NEWSLETTER #264 April 2008 House-Building Home Page

New House Building: Money Saving, Convenience and Healthy House Tips

Energy Savings Tips For Your New House



  1. Introduction
  2. Energy costs continue to rise
  3. Energy savings techniques
  4. New Energy Savings Technologies
  5. Energy Audits
  6. Subscription Information
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All past editions of this newsletter are archived online at the following location . Please visit this page for dozens of informative past issues.


1.0 Introduction

This month's newsletter is devoted to energy savings associated with design and operation of new homes. We covered this topic approximately eighteen months ago, however with recent spikes in the cost of energy, we felt that this subject would again be of interest to our many readers.

We will provide several additional websites and technologies for your consideration. However to achieve substantial savings overall, most consumers will find that saving energy is all about the basics i.e. using green building techniques and living in a manner that conserves energy.

One additional point about our homes before we discuss energy issues. North Americans spend a substantial amount of time in their homes, some estimates suggest as much as 90%. With this in mind it is important to maintain a healthy home. Fresh air, minimize the dust and chemicals that you introduce to your home and change your furnace filter on a regular basis.

As usual with all of our newsletters we will provide useful links for our readers to find out more detailed information about each of these subjects throughout our newsletter.

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Energy costs continue to rise

In case you think that the cost of energy has not risen substantially since our last report, we decided to include a few statistics for your review. Links are provided at the end of this section for your own review.

The price of gasoline gets the most attention. It is reported every day as the price continues to increase. Did you know that the average price for a US regular retail gallon has risen from $2.18 in Nov 2006 to an average price to $3.25 per gallon in March of 2008! While gasoline is not typically used to heat our homes, it is a general indicator of just how much the price for energy has increased.

During the same time period, US Residential Natural Gas prices have remained relatively stable. However if you take a longer-term view, over the past 10 years, prices have doubled for consumers. US Electricity prices have seen similar spectacular jumps in prices. From 2002 to 2006 there was an average of 23.2% increase in the cost per kilowatt for electricity.

Most homes today are heated by either natural gas or electrical energy and air conditioning is a huge annual expense for homeowners especially those in more southern climates across the US. With energy costs continuing to increase, paying attention to your homes design and ongoing operations cost is becoming a prudent activity to reduce your annual energy footprint.

Some Useful Links:

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Energy Savings Techniques

As you can see from the previous section, saving energy is a great way to reduce your annual costs to heat and cool your home, and it will only become more important as prices continue to rise.

Our report, Special Report - Energy Savings Techniques, written in 2005 continues to be valid and current for new homeowners who want to build a home with energy conservation in mind. We have included a link to our report below for your convenience. In addition, when you purchase the Home Building Guide, you get a copy of our Energy Savings Checklist, which you can use to systematically evaluate you home for ways to save energy consumption.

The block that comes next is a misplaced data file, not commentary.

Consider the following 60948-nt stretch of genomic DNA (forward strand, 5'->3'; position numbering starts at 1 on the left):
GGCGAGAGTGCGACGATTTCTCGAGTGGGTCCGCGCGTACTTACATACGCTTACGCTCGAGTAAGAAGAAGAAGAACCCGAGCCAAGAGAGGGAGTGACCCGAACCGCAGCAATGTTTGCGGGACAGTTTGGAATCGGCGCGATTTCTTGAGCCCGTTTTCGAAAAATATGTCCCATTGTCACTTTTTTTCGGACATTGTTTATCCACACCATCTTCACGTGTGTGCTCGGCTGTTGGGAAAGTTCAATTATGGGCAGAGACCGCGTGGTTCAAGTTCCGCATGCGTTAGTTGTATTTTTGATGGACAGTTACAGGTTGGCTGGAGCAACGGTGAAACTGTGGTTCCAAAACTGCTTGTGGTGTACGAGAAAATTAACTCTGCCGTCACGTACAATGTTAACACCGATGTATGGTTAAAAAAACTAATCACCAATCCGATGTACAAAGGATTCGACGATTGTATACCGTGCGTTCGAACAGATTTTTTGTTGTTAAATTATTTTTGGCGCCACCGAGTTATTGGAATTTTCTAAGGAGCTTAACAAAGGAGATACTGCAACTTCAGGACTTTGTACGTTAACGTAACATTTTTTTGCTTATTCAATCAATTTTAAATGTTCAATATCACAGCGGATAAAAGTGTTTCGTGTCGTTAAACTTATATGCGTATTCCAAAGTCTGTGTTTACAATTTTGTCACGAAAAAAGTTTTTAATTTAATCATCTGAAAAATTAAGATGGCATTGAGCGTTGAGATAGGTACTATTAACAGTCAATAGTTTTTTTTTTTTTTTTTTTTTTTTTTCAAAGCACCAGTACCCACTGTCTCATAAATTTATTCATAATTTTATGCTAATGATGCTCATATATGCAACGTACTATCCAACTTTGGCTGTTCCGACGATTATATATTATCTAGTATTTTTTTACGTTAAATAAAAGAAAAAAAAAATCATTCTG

Some useful links to check out:

Building a new Home? Avoid home builder construction rip-offs

Avoid  Home Building rip off Until recently, Lawrence Thomas worked for one of the largest builders in the country. Lawrence shares knowledge he gained the hard way: Dealing with hundreds of angry homeowners while managing the warranty department for one of the country's largest home builders. This book exposes the inside secrets and tactics employed by builders, and is a must read for anyone planning on buying or building a new home. It's a critical component of your education that will save time, money, and countless headaches. Order by phone, mail or online, 100% money back policy. Available as a printed book or an electronic document that can be download and you can begin working with immediately! Check it out now.

The New House Building Guide -
Learn How To Save Thousands Building Your New Home

Intimidated by the idea of being your own builder? You're not alone. Most people don't have the time, expertise, or contacts to perform this task. The good news is that you don't have to. You can use hire a builder and still save thousands. Get the House Building Guide and learn how. The Guide contains step-by-step instructions, sample specifications, an example building-contract, and dozens of money saving, convenience and healthy house building tips. This is an indispensable resource for anyone interested in building a new home. Newly released, 137 page binder, with pre-printed checklists, forms and templates!

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Help2Build will do as little or as much as you want. You decide. Our goal is to assist you in the successful completion of your new home building project. Here is a listing of just some of the services we provide. Not everyone will need all of these services, but they are provided here to illustrate the breadth and scope of what we do for you.
  • We help put a loan in place
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  • It is accessible to you at any time along with:
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  • See a virtual tour and rotate the plan in your browser.
Featured House Plan: HBF26329SD For more great house plans, visit

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New Energy Savings Technologies